The Effects of Rape Myth Acceptance, Benevolent Sexism, Characterological Self-Blame, and Behavioral Self-blame on Posttraumatic Stress Disorder Symptom Severity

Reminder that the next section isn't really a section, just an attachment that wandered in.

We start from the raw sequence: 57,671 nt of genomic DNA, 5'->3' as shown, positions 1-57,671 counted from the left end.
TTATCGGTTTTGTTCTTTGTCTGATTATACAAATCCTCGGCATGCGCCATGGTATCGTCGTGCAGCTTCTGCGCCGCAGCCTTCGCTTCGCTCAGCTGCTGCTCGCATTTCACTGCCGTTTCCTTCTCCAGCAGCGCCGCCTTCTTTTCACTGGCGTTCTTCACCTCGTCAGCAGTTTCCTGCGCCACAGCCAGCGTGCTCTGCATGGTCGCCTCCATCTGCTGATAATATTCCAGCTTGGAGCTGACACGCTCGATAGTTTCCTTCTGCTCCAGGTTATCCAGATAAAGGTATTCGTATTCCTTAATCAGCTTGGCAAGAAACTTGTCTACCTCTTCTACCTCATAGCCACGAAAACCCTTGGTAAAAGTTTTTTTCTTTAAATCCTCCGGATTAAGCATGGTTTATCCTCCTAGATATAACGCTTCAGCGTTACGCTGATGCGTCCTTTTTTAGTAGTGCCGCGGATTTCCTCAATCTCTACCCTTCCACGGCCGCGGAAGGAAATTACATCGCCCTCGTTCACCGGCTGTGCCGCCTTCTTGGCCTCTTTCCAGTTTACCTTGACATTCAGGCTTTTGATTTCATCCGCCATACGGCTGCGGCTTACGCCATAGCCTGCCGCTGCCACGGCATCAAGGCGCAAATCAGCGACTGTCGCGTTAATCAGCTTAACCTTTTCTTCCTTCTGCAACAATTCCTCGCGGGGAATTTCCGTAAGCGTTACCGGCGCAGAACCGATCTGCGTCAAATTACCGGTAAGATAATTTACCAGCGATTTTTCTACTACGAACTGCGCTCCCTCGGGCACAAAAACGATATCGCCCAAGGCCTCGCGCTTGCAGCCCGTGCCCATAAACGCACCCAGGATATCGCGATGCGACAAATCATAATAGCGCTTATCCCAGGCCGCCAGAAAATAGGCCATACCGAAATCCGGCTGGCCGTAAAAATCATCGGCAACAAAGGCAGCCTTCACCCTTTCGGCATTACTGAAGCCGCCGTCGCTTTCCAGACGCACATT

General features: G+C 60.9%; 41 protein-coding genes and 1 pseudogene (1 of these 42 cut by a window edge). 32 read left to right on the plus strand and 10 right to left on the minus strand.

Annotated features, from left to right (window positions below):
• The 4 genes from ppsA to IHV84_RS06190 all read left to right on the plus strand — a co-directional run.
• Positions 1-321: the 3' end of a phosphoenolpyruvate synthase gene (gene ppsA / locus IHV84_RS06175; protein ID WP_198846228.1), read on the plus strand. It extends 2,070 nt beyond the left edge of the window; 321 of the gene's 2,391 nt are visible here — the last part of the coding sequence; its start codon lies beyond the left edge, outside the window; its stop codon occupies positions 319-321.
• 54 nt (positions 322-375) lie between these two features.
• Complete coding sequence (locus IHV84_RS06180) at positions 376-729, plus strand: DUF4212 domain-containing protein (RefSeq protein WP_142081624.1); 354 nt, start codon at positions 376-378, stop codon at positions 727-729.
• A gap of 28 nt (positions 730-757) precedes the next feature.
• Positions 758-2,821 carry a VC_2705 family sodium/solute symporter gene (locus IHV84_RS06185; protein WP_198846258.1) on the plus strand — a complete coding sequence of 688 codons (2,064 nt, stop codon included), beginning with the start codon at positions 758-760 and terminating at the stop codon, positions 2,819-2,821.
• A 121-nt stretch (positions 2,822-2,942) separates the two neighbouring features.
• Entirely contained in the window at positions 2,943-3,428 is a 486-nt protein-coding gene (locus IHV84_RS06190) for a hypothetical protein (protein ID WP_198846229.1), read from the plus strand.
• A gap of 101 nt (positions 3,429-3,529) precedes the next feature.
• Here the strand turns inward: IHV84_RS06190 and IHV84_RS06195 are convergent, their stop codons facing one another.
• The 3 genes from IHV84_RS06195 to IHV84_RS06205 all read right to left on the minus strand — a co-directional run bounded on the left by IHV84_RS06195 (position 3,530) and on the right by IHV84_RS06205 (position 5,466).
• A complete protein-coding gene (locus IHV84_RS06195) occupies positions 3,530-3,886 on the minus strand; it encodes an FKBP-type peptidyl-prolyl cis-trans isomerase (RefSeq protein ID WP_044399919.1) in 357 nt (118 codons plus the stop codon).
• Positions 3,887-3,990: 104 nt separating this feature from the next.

Roughly 35 to 50 percent of victims of sexual assault begin to suffer from posttraumatic stress disorder (PTSD) relatively early after the assault (Elklit, Due, & Christiansen, 2009). Many victims of sexual assault who are diagnosed with PTSD continue to experience symptoms long after the incident occurred (Peter-Hagene & Ullman, 2015). Rape has serious effects on the psychological health of the victims. Although no study had been done directly examining the relationship between rape myth acceptance and PTSD symptom severity, studies have shown that benevolent sexism affects rape myth acceptance and that rape myth acceptance affects how individuals attribute blame (Baugher, Elhai, Monroe, & Gray, 2010). The present research examined the effects of benevolent sexism, rape myth acceptance, and self-blame on PTSD symptom severity among women who have experienced sexual assault. Participants included 120 women who had experienced sexual assault who were recruited online through Amazon Mechanical Turk (MTurk). Participants completed measures through online survey software assessing benevolent sexist beliefs, rape myth acceptance, self-blame, and PTSD symptom severity. Findings suggest that benevolent sexism and self-blame predict the severity of PTSD symptoms, whereas rape myth acceptance does not. These findings are consistent with prior research and suggest avenues for further research and clinical intervention.